But what works and what doesn’t?  What are some of the cutting edge practices today which are bound to be ‘common practices’? And what do hoteliers, investors, developers, brand owners and consumers say about sustainability innovations? Find out more in this keynote.

#2 I pay for my room, thus I am entitled! But in the Age of Sustainability, what are we entitled to?

Many hospitality companies seek to bridge sustainability and luxury, often understood as two concepts at opposite ends of each other. Many of those hotels are located in pristine locations. A mandatory environmental levy may be added to the guests’ bills as a measure to raise funds to offset the travel emissions linked to reaching the destination. Some companies then involve themselves in re-forestation projects or renewable energy. Some may go even further by assessing and measuring  carbon emissions into three ‘scopes’ as classified by the Greenhouse Gas Protocol.

And if a price needs to be paid for all those emissions, how do we move forward in regards to the true costs of an overnight stay? Particularly if we consider climate emergency and biodiversity collapse. Arguably, Scope 1, 2 and 3 emissions should be priced into the overnight stay and then the guest is entitled to book… or is it more complicated?

How about guests wanting to have red meat every day at a faraway island resort where no cattle are to be found? Can we expect those paying heavy rates to have rooms cleaned every second day? Similar principle of entitlement? Sustainability and travelling is not an easy marriage, but it may be even more complicated in the luxury segments.

#3 Unplugged Resorts: The Art and Science of Sustainably Managing Hotels & Resorts in Remote Destinations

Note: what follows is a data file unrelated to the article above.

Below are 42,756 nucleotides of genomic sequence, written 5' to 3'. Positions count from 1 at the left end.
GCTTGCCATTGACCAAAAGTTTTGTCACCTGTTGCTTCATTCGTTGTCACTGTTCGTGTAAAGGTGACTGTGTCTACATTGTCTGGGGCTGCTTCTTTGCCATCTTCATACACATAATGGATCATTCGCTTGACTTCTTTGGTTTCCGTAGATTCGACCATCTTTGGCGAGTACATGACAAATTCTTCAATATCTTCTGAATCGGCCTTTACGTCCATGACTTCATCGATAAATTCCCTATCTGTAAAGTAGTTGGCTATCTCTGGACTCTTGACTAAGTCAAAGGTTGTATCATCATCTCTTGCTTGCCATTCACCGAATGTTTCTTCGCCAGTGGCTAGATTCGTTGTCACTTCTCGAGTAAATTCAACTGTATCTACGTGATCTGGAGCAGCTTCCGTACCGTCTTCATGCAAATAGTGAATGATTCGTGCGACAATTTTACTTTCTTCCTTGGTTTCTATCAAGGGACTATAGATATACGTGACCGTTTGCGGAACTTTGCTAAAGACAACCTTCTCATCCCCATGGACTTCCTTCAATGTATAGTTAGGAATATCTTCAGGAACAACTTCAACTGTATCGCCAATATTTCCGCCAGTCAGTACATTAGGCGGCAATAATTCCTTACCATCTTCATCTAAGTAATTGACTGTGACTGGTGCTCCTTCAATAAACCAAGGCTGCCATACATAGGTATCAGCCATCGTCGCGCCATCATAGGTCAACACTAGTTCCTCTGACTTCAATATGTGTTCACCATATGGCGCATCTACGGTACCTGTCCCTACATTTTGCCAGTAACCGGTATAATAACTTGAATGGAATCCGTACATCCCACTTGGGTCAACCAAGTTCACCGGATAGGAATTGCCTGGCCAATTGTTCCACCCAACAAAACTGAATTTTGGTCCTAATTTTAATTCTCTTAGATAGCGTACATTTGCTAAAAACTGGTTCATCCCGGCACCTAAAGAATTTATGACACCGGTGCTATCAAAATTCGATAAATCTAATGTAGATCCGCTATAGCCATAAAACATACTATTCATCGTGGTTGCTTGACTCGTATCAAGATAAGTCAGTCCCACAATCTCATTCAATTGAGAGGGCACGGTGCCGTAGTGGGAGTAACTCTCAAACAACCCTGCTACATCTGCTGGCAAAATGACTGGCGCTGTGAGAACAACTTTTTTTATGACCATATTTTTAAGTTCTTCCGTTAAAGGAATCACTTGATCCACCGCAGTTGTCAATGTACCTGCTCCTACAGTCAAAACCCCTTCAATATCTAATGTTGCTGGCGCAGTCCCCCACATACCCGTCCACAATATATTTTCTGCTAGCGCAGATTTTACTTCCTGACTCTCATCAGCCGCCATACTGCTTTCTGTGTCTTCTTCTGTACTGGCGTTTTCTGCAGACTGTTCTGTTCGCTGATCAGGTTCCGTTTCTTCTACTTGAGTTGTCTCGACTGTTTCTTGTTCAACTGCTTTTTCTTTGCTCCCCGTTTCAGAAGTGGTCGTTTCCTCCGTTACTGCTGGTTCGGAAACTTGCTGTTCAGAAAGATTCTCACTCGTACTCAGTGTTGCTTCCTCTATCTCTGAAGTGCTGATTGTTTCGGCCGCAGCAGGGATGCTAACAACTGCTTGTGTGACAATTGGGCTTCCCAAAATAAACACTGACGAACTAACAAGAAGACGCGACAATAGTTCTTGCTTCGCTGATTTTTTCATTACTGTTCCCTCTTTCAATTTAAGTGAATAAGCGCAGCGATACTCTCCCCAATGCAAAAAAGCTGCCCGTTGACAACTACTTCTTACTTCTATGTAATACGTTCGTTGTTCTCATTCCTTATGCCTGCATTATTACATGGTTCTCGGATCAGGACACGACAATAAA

In times of urban overtourism, remote destinations are sought-after. Desert-, Arctic/Northern-, Jungle-, Mountain- and Island destinations are all high on the list of tourists wanting to ‘get away from it all’. But what does this mean in terms of developing, constructing and operating hotels and resorts in those locations?

This is a review of best practices in how best to manage hotels/resorts which are not ‘hooked’ to any system (e.g. electric grid / water treatment, fresh water system / waste treatment / employee pool etc.), with a detailed description of the challenges and opportunities and an emphasis on recommendations to those investing in and operating those properties.

Some examples of contributions by Professor Willy Legrand:

Willy is an expert in...

  • best practices in sustainable hospitality
  • decarbonization of the hotel industry (of current supply and supply pipeline)
  • mitigation of environmental impacts
  • sustainability innovations
  • consumer involvement
  • communication and reputation management linked to sustainability

Ideal audiences:

Industry professionals, undergraduate/graduate students, research community

Willy offers:

Keynote address (hospitality conference, tourism conference, sustainable development conference);

Half-day seminar (best practices, mitigation strategies, introduction to sustainable hospitality);

Full-course (undergraduate, graduate or professional; having developed over a dozen courses on topics linked to sustainable hospitality and tourism, an option is to tailor a course to the needs of the organization and audience);

Panelist (on sustainability and hospitality/tourism related topics);

Moderation/Host (of professionals and academic panels, debates, conferences, audience interaction).

Rate and conditions to be discussed.


“I just wanted to convey my appreciation for your contribution to making the ‘Sustainability Matters – to green or not to green: Establishing the economic value of green initiatives in hotel investments’ panel session a success! A lot of positive feedback on the panel discussion was received from the delegates and that can only be taken as a positive indication.”

Roger A. Allen, Group CEO, Resources for Leisure Assets and Panel Moderator at the International Hotel Investment & Design Conference 2019, Vienna, Austria